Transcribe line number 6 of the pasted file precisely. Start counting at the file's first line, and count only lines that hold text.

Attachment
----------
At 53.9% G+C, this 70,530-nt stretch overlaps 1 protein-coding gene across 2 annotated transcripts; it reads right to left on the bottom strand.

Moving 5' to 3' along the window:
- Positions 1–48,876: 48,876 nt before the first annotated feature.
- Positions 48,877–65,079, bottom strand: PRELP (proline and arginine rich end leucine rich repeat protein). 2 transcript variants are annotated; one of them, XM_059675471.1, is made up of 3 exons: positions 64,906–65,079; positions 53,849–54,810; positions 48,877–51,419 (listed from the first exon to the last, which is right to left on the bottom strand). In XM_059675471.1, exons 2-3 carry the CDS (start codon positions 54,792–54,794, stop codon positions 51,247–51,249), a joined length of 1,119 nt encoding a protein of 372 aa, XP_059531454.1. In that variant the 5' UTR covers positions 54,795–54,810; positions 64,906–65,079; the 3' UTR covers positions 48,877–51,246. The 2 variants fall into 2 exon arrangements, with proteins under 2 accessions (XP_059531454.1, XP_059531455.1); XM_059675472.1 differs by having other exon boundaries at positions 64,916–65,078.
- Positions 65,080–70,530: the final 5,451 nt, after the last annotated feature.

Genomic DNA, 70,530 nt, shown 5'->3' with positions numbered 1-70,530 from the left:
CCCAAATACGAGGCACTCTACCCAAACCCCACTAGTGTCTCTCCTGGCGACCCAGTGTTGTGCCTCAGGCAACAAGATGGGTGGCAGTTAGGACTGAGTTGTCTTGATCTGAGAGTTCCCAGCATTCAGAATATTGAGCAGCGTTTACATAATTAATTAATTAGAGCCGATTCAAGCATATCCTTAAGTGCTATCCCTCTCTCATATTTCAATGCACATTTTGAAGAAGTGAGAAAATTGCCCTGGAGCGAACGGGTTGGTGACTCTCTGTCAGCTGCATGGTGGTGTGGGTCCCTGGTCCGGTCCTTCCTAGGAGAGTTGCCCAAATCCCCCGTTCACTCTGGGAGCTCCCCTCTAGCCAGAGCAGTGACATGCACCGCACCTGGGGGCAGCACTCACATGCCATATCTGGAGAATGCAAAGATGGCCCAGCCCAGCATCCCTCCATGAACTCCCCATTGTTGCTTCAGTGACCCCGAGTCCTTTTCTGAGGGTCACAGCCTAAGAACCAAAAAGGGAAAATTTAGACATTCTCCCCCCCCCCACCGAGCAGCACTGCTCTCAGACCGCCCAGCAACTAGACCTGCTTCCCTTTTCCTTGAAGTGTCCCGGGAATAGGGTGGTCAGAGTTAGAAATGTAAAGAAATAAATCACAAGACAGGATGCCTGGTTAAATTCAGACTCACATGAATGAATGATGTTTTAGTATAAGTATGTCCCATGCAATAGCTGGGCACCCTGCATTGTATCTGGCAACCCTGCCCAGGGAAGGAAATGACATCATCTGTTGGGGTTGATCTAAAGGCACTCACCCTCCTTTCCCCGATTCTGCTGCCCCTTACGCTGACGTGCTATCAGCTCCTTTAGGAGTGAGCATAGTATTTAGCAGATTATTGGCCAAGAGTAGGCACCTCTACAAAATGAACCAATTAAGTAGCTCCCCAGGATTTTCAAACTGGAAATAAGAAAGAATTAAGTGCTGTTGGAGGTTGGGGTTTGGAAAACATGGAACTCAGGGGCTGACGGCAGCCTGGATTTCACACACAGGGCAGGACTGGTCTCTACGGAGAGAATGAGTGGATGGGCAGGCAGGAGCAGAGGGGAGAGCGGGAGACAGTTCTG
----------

Genomic DNA, 70,530 nt, shown 5'->3' with positions numbered 1-70,530 from the left: